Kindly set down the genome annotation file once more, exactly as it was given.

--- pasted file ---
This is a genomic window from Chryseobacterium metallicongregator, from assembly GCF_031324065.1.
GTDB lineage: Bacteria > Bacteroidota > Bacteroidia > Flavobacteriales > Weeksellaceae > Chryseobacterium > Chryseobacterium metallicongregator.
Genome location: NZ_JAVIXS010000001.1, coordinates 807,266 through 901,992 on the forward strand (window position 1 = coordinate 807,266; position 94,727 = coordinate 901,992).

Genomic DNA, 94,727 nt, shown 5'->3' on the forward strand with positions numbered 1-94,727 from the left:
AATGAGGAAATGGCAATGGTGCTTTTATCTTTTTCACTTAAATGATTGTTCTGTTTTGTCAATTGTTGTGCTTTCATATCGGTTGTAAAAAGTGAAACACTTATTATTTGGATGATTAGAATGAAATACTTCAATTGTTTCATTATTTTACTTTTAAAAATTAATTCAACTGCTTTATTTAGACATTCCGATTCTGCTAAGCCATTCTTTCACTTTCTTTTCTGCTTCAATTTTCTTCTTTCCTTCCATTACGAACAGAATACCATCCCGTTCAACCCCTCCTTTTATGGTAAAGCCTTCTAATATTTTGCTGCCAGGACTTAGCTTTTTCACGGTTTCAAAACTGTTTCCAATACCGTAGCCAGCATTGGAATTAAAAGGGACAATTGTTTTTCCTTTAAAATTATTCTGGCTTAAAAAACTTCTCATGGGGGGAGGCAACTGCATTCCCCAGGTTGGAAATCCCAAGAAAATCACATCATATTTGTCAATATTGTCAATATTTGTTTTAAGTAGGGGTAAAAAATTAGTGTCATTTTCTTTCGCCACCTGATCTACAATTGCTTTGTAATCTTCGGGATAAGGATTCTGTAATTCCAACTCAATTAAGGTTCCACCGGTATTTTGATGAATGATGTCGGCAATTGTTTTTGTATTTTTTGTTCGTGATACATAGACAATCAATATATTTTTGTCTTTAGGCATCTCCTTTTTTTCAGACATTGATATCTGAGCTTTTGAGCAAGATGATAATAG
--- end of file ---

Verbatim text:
This is a genomic window from Chryseobacterium metallicongregator, from assembly GCF_031324065.1.
GTDB lineage: Bacteria > Bacteroidota > Bacteroidia > Flavobacteriales > Weeksellaceae > Chryseobacterium > Chryseobacterium metallicongregator.
Genome location: NZ_JAVIXS010000001.1, coordinates 807,266 through 901,992 on the forward strand (window position 1 = coordinate 807,266; position 94,727 = coordinate 901,992).

Genomic DNA, 94,727 nt, shown 5'->3' on the forward strand with positions numbered 1-94,727 from the left:
AATGAGGAAATGGCAATGGTGCTTTTATCTTTTTCACTTAAATGATTGTTCTGTTTTGTCAATTGTTGTGCTTTCATATCGGTTGTAAAAAGTGAAACACTTATTATTTGGATGATTAGAATGAAATACTTCAATTGTTTCATTATTTTACTTTTAAAAATTAATTCAACTGCTTTATTTAGACATTCCGATTCTGCTAAGCCATTCTTTCACTTTCTTTTCTGCTTCAATTTTCTTCTTTCCTTCCATTACGAACAGAATACCATCCCGTTCAACCCCTCCTTTTATGGTAAAGCCTTCTAATATTTTGCTGCCAGGACTTAGCTTTTTCACGGTTTCAAAACTGTTTCCAATACCGTAGCCAGCATTGGAATTAAAAGGGACAATTGTTTTTCCTTTAAAATTATTCTGGCTTAAAAAACTTCTCATGGGGGGAGGCAACTGCATTCCCCAGGTTGGAAATCCCAAGAAAATCACATCATATTTGTCAATATTGTCAATATTTGTTTTAAGTAGGGGTAAAAAATTAGTGTCATTTTCTTTCGCCACCTGATCTACAATTGCTTTGTAATCTTCGGGATAAGGATTCTGTAATTCCAACTCAATTAAGGTTCCACCGGTATTTTGATGAATGATGTCGGCAATTGTTTTTGTATTTTTTGTTCGTGATACATAGACAATCAATATATTTTTGTCTTTAGGCATCTCCTTTTTTTCAGACATTGATATCTGAGCTTTTGAGCAAGATGATAATAG